10.1.2 Hypothesis matrix, 
10.1.3 Calculating Hotelling's T2, 
10.1.4 Generalized symmetric eigenproblem, 
a. Multivariate linear hypothesis, 
b. One-way classification, 
c. Discriminant coordinates, 
10.1.5 Singular value decomposition, 
a. Definition, 
b. Solution of normal equations, 
c. Principal components, 
d. Canonical correlations, 
10.1.6 Selecting the best subset, 
a. Response variables, 
b. Regressor variables, 
10.2 Log-Linear Models for Binary Data 
10.3 Incomplete Data 
appendix 
A Some Matrix Algebra 
Al Trace and eigenvalues, 
A2 Rank, 
A3 Patterned matrices, 
A4 Positive semidefinite matrices, 
A5 Positive definite matrices, 
A6 Idempotent matrices, 
A7 Optimization and inequalities, 
A8 Vector and matrix differentiation, 
A9 Jacobians and transformations, 
A10 Asymptotic normality, 
B Orthogonal Projections 
Bl Orthogonal decomposition of vectors, 
B2 Orthogonal complements, 
B3 Projections on subspaces, 
C Order Statistics and Probability Plotting 
Cl Sample distribution functions, 
C2 Gamma distribution, 
C3 Beta distribution, 
C4 Probability plotting, 
D Statistical Tables 
DI Bonferroni t-percentage points, 
D2 Maximum likelihood estimates for the gamma distribution, 
D3 Upper tail percentage points for √b1, 
D4 Coefficients in a normalizing transformation of √b1, 
D5 Simulation percentiles for b2, 
D6 Charts for the percentiles of b2, 
D7 Coefficients for the Wilk-Shapiro (W) test, 
D8 Percentiles for the Wilk-Shapiro (W) test, 
D9 DAgostino's test for normality, 
D10 Anderson-Darling (A2n) test for normality, 
Dll Discordancy test for single gamma outlier, 
DI2 Discordancy test for single multivariate normal outlier, 
DI3 Wilks9 likelihood ratio test, 
D14 Roy’s maximum root statistic, 
DI5 Law ley-Hotelling trace statistic, 
D16 Pillai’s trace statistic, 
DI 7 Test for mutual independence, 
DI 8 Test for equal dispersion matrices with equal sample sizes, 
Outline Solutions to Exercises 
References 
Index ``` Average rating: 0.0 (0 votes)
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1 Preliminaries  --
1.1 Notation  --
1.2 What Is Multivariate Analysis?  --
1.3 Expectation and Covariance Operators  --
1.4 Sample Data  --
1.5 Mahalanobis Distances and Angles  --
1.6 Simultaneous Inference  --
1.6.1 Simultaneous tests,  --
1.6.2 Union-intersection principle,  --
1.7 Likelihood Ratio Tests  --
Exercises 1,14 --
2 Multivariate Distributions  --
2.1 Introduction  --
2.2 Multivariate Normal Distribution  --
2.3 Wishart Distribution  --
2.3.1 Definition and properties,  --
2.3.3 Noncentral Wishart distribution,  --
2.3.4 Eigenvalues of a Wishart matrix,  --
2.3.5 Determinant of a Wishart matrix,  --
2.4 Hotelling’s T2 Distribution  --
2.4.1 Central distribution,  --
2.4.2 Noncentral distribution,  --
2.5. Multivariate Beta Distributions  --
2.5.1 Derivation,  --
2.5.2 Multivariate beta eigenvalues,  --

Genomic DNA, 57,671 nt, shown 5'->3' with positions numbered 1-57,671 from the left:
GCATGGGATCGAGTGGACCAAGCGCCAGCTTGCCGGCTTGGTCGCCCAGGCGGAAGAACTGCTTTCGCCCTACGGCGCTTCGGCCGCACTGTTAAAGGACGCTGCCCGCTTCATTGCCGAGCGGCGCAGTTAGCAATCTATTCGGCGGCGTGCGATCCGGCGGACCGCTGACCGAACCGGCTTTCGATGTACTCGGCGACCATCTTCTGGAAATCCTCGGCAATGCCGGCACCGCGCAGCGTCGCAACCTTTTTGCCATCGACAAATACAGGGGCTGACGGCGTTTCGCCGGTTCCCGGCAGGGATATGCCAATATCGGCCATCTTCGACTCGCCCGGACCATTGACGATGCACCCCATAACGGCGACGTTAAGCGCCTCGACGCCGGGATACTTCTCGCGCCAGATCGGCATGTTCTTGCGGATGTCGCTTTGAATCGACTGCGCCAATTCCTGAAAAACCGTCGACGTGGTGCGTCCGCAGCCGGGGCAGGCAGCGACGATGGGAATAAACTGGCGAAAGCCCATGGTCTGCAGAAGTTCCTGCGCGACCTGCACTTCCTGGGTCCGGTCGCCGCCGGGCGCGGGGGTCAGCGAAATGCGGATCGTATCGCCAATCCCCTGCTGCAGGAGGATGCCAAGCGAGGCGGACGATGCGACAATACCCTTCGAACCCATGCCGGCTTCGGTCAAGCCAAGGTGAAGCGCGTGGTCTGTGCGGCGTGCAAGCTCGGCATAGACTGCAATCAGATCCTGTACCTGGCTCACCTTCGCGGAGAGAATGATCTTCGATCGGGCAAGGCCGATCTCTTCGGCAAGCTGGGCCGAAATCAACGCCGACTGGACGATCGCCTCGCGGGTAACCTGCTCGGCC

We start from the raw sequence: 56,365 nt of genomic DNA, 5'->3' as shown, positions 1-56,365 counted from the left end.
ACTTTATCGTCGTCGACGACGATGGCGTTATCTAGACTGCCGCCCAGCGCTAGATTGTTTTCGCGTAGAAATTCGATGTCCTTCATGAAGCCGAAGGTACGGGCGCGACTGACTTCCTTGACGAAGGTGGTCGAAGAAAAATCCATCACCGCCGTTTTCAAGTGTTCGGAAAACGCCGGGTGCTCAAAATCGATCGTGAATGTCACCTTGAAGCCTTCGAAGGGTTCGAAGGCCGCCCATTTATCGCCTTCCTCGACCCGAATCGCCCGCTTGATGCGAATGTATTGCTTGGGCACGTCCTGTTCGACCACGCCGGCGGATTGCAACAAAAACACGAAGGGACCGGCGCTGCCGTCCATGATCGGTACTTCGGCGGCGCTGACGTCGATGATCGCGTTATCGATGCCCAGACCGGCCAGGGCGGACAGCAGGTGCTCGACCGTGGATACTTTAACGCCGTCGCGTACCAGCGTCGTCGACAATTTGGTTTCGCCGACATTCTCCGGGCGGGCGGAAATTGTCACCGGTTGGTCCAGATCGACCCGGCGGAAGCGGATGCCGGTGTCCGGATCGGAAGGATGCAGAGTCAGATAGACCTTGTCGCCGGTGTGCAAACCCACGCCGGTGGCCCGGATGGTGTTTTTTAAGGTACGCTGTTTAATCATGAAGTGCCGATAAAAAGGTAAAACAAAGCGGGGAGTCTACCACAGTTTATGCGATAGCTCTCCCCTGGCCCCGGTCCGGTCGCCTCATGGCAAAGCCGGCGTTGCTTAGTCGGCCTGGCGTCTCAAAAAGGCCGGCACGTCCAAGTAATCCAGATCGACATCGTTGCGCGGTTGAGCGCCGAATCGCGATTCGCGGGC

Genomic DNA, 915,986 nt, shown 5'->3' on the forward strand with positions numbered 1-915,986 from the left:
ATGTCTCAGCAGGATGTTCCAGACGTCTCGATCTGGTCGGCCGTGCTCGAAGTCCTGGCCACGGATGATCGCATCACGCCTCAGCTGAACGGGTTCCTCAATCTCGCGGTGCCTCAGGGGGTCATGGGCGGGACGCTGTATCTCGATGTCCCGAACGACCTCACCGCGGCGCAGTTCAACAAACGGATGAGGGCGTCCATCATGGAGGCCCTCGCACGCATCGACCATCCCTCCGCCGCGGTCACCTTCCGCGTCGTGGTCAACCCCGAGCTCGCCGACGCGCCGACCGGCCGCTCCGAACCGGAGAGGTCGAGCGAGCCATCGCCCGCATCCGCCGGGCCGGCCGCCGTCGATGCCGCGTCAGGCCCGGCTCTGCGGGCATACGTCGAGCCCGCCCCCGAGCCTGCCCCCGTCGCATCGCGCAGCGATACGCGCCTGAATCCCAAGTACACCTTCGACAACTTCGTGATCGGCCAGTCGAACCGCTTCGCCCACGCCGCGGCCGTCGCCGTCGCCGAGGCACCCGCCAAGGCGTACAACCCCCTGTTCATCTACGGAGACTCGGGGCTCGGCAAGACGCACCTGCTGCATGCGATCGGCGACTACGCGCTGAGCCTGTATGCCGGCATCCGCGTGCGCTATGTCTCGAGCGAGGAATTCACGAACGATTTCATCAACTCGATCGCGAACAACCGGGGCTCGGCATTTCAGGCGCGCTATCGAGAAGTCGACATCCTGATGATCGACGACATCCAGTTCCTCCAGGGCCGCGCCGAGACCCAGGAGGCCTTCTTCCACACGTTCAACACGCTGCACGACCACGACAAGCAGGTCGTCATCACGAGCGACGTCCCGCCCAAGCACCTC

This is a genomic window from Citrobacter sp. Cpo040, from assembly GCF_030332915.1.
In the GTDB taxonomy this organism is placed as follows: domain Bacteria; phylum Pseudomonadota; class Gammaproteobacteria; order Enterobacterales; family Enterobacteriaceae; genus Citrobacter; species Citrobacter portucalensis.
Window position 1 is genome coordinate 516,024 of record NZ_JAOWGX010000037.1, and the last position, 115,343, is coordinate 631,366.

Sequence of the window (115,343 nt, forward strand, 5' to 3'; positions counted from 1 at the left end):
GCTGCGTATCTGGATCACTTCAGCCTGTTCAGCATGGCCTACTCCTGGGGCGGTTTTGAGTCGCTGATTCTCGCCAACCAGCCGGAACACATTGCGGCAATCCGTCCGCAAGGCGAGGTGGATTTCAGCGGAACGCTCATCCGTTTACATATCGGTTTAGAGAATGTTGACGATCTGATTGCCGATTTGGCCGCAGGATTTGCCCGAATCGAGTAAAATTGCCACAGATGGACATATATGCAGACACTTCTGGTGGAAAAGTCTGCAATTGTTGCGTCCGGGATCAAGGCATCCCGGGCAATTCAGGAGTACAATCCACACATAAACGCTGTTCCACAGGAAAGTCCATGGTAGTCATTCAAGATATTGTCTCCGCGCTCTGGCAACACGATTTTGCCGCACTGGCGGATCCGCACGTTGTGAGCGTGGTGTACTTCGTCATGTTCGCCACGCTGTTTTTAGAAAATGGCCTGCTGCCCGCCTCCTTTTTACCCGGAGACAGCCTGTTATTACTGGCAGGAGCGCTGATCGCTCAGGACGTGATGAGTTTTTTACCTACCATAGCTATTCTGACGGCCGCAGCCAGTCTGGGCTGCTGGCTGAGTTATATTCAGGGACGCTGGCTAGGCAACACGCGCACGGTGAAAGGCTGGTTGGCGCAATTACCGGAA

2.5.3 Two trace statistics,  --
a. Lawley-Hotelling statistic,  --
b. Pillai’s trace statistic,  --
2.5.4 U-Distribution,  --
2.5.5 Summary of special distributions,  --
a. Hotelling’s T2,  --
b. U-statistic,  --
c. Maximum root statistic,  --
d. Trace statistics,  --
e. Equivalence of statistics when mH = 1,  --
2.5.6 Factorizations of U,  --
a. Product of beta variables,  --
b. Product of two U-statistics,  --
2.6 Rao’s Distribution  --
2.7 Multivariate Skewness and Kurtosis  --
Exercises 2,  --
3 Inference for the Multivariate Normal  --
3.1 Introduction  --
3.2 Estimation  --
3.2.1 Maximum likelihood estimation,  --
3.2.2 Distribution theory,  --
3.3 Testing for the Mean  --
3.3.1 Hotelling’s T2 test,  --
3.3.2 Power of the test,  --
3.3.3 Robustness of the test,  --
3.3.4 Step-down test procedure,  --
3.4 Linear Constraints on the Mean  --
3.4.1 Generalization of the paired comparison test,  --
3.4.2 Some examples,  --
a. Repeated-measurement designs,  --
b. Testing specified contrasts,  --
c. Test for symmetry,  --
d. Testing for a polynomial growth trend,  --
e. Independent estimate of ∑,  --
3.4.3 Minimization technique for the test statistic,  --
3.4.4 Confidence intervals,  --
3.4.5 Functional relationships (errors in variables regression),  --
3.5 Inference for the Dispersion Matrix  --
3.5.1 Introduction,  --
3.5.2 Blockwise independence: Two blocks,  --
a. Likelihood ratio test,  --
b. Maximum root test,  --
3.5.3 Blockwise independence: b Blocks,  --
3.5.4 Diagonal dispersion matrix,  --
3.5.5 Equal diagonal blocks,  --
3.5.6 Equal correlations and equal variances,  --
3.5.7 Simultaneous confidence intervals for correlations,  --
3.5.8 Large-sample inferences,  --
3.5.9 More general covariance structures,  --
3.6 Comparing Two Normal Populations  --
3.6.1 Tests for equal dispersion matrices,  --
a. Likelihood ratio test,  --
b. Union-intersection test,  --
c. Robustness of tests,  --
d. Robust large-sample tests,  --